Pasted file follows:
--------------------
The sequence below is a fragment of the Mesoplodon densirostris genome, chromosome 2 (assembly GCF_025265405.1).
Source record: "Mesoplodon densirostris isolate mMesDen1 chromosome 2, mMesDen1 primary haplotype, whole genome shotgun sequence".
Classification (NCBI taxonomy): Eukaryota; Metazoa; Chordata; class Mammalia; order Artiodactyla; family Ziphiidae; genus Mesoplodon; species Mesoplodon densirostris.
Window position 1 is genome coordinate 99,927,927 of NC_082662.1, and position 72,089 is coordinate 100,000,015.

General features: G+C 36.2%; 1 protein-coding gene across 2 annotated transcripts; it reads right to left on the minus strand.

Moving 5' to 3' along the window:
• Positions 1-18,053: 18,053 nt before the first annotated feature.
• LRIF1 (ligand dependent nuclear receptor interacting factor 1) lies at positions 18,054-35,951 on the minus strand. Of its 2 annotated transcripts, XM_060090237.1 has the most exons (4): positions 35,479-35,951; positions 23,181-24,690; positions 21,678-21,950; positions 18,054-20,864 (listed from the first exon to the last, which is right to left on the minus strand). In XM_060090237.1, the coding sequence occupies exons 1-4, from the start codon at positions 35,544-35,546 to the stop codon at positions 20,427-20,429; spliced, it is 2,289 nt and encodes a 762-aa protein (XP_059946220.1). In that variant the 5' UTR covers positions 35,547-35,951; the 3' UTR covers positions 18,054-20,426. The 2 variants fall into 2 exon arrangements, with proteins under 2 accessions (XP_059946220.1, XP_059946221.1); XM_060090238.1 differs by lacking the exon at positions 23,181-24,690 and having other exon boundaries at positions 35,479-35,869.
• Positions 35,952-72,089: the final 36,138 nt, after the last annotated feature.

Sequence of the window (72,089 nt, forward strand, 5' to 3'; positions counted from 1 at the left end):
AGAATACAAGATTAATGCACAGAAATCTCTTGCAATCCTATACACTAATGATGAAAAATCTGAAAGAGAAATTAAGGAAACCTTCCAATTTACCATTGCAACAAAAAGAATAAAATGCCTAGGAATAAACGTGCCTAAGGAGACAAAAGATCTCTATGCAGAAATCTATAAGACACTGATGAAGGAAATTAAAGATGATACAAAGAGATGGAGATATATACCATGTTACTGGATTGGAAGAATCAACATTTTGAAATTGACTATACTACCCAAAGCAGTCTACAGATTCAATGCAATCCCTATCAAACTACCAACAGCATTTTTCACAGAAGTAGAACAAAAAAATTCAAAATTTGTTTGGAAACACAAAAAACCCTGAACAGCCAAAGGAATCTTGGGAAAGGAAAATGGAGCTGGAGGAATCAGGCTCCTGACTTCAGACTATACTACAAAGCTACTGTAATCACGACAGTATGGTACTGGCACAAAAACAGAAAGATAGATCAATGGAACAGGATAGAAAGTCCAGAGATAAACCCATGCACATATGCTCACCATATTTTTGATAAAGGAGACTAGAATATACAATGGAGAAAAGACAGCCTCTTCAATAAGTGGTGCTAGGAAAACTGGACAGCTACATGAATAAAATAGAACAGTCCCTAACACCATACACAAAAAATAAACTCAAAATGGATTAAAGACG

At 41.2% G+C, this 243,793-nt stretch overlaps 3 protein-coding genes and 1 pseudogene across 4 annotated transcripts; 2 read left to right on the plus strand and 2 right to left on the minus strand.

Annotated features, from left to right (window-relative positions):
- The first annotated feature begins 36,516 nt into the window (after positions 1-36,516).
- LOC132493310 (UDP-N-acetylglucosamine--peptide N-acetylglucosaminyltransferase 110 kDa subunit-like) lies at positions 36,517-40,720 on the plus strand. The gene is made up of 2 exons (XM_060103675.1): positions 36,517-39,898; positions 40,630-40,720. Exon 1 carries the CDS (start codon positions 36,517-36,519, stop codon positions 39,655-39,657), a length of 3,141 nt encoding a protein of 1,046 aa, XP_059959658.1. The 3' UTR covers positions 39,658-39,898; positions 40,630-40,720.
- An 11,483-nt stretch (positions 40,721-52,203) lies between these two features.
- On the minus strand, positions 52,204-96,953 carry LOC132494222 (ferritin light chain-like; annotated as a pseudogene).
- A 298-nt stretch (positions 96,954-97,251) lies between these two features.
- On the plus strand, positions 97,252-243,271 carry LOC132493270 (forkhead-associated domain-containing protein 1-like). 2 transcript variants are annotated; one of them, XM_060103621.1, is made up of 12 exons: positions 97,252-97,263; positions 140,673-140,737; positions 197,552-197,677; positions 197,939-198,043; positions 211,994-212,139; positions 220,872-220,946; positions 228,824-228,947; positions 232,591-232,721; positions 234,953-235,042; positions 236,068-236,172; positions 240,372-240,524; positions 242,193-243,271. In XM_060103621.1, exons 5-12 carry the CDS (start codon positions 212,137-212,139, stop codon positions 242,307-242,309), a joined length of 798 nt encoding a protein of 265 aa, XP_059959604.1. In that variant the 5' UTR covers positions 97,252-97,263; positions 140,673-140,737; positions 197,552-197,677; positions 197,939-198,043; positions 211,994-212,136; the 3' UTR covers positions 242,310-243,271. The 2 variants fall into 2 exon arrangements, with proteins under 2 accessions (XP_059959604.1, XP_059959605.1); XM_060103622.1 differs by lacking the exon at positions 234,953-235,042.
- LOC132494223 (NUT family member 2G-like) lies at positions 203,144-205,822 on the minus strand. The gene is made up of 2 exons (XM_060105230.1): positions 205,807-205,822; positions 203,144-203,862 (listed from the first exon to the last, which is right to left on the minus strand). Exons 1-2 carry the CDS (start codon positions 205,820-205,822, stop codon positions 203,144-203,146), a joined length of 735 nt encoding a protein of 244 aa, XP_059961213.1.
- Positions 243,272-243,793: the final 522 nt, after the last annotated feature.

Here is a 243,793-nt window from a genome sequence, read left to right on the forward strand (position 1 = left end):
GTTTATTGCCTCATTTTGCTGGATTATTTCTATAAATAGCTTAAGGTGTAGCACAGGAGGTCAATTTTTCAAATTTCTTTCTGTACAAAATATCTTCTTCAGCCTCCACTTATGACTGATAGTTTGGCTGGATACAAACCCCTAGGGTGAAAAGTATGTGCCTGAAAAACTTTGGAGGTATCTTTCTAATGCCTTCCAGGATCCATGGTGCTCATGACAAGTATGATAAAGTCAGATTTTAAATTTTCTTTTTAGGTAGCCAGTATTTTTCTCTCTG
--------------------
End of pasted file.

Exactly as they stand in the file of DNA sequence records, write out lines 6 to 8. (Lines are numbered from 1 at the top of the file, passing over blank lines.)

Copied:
Moving 5' to 3' along the window:
• Positions 1-18,053: 18,053 nt before the first annotated feature.
• LRIF1 (ligand dependent nuclear receptor interacting factor 1) lies at positions 18,054-35,951 on the minus strand. Of its 2 annotated transcripts, XM_060090237.1 has the most exons (4): positions 35,479-35,951; positions 23,181-24,690; positions 21,678-21,950; positions 18,054-20,864 (listed from the first exon to the last, which is right to left on the minus strand). In XM_060090237.1, the coding sequence occupies exons 1-4, from the start codon at positions 35,544-35,546 to the stop codon at positions 20,427-20,429; spliced, it is 2,289 nt and encodes a 762-aa protein (XP_059946220.1). In that variant the 5' UTR covers positions 35,547-35,951; the 3' UTR covers positions 18,054-20,426. The 2 variants fall into 2 exon arrangements, with proteins under 2 accessions (XP_059946220.1, XP_059946221.1); XM_060090238.1 differs by lacking the exon at positions 23,181-24,690 and having other exon boundaries at positions 35,479-35,869.